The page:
Most of us do not have the time or energy or inclination to visit Juarez, but happily, an alternative exists in the form of a book — Charles Bowden’s Juarez: The Laboratory of Our Future. It is a cross between a coffee table book of photographs and a passionate, expert, inspired work of journalism, and it documents Bowden’s time among a group of Mexican photographers who risk their lives in order to document the horror of life in their city. They are not well paid for their work; this is their mission, not their livelihood. They are compelled in the way poets sometimes have felt compelled to challenge, to excoriate, to lay bare, and it is their photographs that illuminate Bowden’s book.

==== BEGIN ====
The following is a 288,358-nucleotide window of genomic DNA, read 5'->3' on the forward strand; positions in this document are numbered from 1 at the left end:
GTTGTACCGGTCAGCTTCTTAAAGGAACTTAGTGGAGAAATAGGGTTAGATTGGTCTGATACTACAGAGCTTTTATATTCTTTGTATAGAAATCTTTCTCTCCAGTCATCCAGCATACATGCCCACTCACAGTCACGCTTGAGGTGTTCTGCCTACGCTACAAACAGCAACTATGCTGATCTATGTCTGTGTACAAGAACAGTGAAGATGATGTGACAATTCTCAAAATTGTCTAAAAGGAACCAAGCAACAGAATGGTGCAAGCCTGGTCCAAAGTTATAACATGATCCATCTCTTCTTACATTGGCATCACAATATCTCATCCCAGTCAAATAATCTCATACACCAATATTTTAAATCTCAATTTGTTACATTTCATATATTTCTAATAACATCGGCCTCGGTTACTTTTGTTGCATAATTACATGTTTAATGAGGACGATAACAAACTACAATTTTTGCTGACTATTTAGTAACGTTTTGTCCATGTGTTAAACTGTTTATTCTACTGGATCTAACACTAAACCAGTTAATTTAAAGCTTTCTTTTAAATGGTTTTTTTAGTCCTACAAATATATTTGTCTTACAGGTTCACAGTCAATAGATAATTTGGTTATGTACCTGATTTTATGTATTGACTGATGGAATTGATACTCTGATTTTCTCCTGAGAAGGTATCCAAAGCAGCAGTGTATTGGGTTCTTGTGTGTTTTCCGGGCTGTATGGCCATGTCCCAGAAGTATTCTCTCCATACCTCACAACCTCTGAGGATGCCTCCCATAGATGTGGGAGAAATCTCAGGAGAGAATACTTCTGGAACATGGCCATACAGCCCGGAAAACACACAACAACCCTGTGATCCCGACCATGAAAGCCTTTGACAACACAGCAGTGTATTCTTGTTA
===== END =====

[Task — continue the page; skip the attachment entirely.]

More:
The text of the book is eloquent, poetic, rife with fact, serving to provide a historical background and to lend personal dimension to the work of these street artists (and artists they are, in the most subversive sense of the word); but the photographs could stand alone as a portrait of a place and time. There are images contained herein that I will carry with me for the rest of my days: the face of a raped and murdered woman transformed into an eerie bronze mask by the process of mummification; a man suspended beneath an electrical pole, electrocuted as he tried to steal power by tapping into the lines; a child in the midst of an immolated colonia (suburb) of wood-and-cardboard houses, sitting atop a smoke-blackened bicycle; the sun-dappled body of an American woman killed by drug dealers, serene-looking despite the blood that has flowed from her nose and mouth. These images do not record extraordinary events — though the larger event of which they form a part, the economic collapse of a nation, perhaps of a world, may qualify as extraordinary; they are the nightmarish ikons of the ordinary in Juarez, they reflect the city’s lawlessness, the casual cruelty of its daily bloodletting, and the spiritual fatigue of its living victims.